Computational Linguistics and Artificial Intelligence

A special issue of Sci (ISSN 2413-4155). This special issue belongs to the section "Computer Sciences, Mathematics and AI".

Deadline for manuscript submissions: 30 November 2024 | Viewed by 11500

Special Issue Editors


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Engineering School (DEIM), University of Tuscia, Largo dell'Università, 01100 Viterbo, Italy
Interests: wavelets; fractals; fractional and stochastic equations; numerical and computational methods; mathematical physics; nonlinear systems; artificial intelligence
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Department of Computing and Mathematics, University of São Paulo, Ribeirão Preto 14040-901, Brazil
Interests: computational linguistics; artificial intelligence; interpretable machine learning; natural language processing

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DISUCOM, University of Tuscia, via S. Maria in Gradi 4, 01100 Viterbo, Italy
Interests: symbolic artificial intelligence; knowledge representation; computational aspects of automated reasoning; semantic web; explainable AI

Special Issue Information

Dear Colleagues,

The field of Computational Linguistics (CL), in its engineering domain of natural language processing (NLP), has an important role to play in Artificial Intelligence (AI). AI, in turn, refers to what information about the human language structure is being transmitted to the machine. Built on the foundations of this relationship—from small prototypes and theoretical models to robust processing and learning systems applied to large corpora—is the exploration—alternative or joint—of logical relationships that generate meaning as well as of context-sensitive relationships. This is the key to the learning principles that make the interaction between CL and AI no longer nebulous and can endow computers with intelligence. The human linguistic process is simultaneously based on axiomatic (contextual) and logical resources. This is the universal structure of language, capable of elucidating aspects of the fundamental limitations of learning algorithms and helping technicians to design algorithms that circumvent these limitations. The ease that intelligent systems have in assimilating logical tasks, and their difficulty in learning to represent the context, show that a Computational Linguistics that overcomes architectural limitations needs to manage this double linguistic structure, as a process that is both axiomatic (contextual) and logical. This perspective makes it possible—for example, when determining the meaning of sentences—to transmit to the machine methods used in CL that cover logical and contextual aspects. This ability meets the definition of Artificial Intelligence, making systems more powerful and improving their efficiency in corpora annotation, evaluation of NLP systems, procedures in computational linguistics and NLP, engineering tasks to which these procedures are applied, and approaches to machine learning, among others. There is, not by chance, an overlap of domains that stems from this common structure and justifies the permeability between computer science, linguistics, psychology, philosophy, and mathematics, among other branches of science. This wide and dynamic spectrum of scientific fields makes this Special Issue a reference containing important results for various classes and tasks of the linguistic process—at the intersection between human and machine. Thus, it is expected that graduate students and researchers in their respective areas will address solutions to overcome the complexity of the language transmitted to Artificial Intelligence systems and to make the latter more intuitive.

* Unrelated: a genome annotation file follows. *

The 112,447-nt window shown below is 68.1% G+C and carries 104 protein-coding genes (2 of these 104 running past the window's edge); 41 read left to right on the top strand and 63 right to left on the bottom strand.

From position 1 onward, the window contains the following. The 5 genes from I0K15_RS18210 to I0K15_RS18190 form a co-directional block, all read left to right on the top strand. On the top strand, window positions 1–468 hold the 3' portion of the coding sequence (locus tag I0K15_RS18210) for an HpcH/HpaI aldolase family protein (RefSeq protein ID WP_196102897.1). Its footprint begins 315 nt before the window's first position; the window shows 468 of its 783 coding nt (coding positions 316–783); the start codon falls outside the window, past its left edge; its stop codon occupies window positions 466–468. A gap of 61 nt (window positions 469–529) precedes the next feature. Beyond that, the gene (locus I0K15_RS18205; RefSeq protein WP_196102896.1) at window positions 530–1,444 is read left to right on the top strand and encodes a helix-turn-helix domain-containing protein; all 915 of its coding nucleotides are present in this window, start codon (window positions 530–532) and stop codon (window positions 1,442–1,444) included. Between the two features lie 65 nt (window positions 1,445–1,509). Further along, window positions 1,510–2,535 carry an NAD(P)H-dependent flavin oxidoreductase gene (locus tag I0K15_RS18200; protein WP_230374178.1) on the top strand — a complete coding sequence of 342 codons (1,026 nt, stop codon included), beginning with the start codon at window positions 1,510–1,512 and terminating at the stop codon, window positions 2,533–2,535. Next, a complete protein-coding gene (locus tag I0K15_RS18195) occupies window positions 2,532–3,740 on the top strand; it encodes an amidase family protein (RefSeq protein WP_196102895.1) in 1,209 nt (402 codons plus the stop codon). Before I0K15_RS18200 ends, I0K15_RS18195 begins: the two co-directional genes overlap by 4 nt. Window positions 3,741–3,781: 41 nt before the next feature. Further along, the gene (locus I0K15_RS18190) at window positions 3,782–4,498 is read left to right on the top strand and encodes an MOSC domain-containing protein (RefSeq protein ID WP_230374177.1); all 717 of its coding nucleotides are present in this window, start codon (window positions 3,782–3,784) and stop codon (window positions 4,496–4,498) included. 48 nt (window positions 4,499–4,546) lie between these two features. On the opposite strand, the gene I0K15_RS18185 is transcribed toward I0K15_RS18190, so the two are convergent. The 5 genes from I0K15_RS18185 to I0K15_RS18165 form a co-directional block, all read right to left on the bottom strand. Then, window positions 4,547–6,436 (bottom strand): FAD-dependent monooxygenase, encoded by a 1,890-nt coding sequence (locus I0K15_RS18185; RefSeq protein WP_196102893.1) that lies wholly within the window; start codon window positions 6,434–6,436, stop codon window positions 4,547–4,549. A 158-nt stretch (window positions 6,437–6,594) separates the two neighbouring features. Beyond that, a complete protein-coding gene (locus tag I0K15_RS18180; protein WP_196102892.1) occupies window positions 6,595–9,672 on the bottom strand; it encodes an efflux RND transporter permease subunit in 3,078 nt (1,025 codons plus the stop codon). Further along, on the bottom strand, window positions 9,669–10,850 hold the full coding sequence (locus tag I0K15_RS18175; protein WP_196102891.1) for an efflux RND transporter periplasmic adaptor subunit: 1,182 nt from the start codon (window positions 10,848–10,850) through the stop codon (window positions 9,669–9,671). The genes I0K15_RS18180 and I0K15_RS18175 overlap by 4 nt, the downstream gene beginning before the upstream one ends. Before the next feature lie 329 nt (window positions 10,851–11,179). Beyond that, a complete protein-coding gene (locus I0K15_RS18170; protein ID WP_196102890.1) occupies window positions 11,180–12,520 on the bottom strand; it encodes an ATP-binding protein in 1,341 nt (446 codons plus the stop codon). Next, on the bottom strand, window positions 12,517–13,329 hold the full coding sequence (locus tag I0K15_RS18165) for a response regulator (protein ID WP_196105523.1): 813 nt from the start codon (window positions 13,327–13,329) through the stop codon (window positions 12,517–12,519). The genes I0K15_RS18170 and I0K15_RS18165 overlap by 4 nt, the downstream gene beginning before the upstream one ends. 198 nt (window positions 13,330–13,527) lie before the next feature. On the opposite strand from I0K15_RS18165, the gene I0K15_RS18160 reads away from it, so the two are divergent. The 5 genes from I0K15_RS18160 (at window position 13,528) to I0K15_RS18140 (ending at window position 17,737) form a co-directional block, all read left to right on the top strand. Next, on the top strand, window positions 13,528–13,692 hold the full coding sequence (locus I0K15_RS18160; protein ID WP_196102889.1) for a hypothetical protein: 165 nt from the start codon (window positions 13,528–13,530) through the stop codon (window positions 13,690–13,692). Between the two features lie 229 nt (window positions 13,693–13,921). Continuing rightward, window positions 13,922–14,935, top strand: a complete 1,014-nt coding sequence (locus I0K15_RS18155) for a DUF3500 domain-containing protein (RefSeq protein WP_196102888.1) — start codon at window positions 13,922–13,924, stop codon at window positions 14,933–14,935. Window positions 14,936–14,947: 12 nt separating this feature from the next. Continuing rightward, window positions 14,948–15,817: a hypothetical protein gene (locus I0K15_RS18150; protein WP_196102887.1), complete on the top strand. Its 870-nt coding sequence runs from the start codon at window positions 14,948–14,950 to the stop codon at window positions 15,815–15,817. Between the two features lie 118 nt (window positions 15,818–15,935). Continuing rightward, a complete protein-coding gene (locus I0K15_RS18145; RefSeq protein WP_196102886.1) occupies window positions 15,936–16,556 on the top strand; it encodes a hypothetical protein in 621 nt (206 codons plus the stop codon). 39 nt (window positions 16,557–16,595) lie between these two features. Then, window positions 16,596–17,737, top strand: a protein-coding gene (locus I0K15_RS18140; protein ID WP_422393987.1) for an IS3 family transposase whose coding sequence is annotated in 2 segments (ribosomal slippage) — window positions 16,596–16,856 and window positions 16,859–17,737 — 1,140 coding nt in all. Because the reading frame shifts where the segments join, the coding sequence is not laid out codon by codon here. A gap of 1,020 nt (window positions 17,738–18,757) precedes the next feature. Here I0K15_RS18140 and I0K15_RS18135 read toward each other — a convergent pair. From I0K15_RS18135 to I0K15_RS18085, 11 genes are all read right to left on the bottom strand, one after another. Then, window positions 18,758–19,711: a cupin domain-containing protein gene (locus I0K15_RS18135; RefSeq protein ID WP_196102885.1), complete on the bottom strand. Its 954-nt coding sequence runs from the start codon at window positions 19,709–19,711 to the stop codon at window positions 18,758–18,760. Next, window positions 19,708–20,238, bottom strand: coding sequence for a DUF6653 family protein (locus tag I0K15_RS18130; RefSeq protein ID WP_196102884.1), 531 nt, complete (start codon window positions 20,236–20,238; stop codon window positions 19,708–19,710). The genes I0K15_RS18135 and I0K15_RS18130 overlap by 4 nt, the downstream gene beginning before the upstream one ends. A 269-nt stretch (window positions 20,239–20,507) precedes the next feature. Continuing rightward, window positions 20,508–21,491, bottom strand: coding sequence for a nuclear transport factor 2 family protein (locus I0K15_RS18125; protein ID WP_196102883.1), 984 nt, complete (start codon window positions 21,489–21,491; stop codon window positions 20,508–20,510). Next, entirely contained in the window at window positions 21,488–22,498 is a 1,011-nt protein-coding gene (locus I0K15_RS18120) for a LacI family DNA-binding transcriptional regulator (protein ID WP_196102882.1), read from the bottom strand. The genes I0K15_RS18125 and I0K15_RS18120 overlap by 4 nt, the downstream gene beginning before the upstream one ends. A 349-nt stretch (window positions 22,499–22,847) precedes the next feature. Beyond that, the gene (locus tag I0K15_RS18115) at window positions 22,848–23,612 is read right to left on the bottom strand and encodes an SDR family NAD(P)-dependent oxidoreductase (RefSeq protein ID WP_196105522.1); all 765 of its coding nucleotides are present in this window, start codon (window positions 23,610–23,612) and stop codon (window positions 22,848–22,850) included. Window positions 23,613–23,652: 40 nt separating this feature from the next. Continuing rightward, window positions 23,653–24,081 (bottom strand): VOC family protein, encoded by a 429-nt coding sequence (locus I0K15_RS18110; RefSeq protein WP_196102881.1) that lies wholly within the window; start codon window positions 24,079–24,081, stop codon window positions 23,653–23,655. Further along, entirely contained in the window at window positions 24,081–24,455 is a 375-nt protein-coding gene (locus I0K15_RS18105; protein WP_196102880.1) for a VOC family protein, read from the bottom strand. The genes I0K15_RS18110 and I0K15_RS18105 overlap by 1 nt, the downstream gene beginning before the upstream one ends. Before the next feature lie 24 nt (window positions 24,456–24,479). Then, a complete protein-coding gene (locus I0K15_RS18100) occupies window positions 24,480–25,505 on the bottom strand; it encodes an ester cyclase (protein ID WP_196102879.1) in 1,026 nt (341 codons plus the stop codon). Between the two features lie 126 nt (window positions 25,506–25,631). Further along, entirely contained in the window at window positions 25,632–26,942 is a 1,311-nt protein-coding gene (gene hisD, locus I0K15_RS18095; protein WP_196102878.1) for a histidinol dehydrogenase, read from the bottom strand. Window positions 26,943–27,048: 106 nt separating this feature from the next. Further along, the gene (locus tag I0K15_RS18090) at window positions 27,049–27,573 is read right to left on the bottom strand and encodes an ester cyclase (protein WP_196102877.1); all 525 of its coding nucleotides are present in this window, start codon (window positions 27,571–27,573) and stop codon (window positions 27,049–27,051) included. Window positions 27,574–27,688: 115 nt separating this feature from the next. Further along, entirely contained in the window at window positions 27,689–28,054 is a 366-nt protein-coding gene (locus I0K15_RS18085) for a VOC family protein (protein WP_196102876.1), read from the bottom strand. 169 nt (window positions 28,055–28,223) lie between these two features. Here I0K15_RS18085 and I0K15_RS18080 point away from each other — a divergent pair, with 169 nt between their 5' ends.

Prof. Dr. Carlo Cattani
Dr. Dioneia Motta Monte-Serrat
Prof. Dr. Francesco M. Donini
Guest Editors

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Keywords

  • computational linguistics
  • Artificial Intelligence
  • mathematics
  • linguistics
  • Natural Language Processing
  • learning systems
  • corpora annotation
  • machine learning
  • language
  • discourse analysis
  • parsing

Published Papers (4 papers)

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Research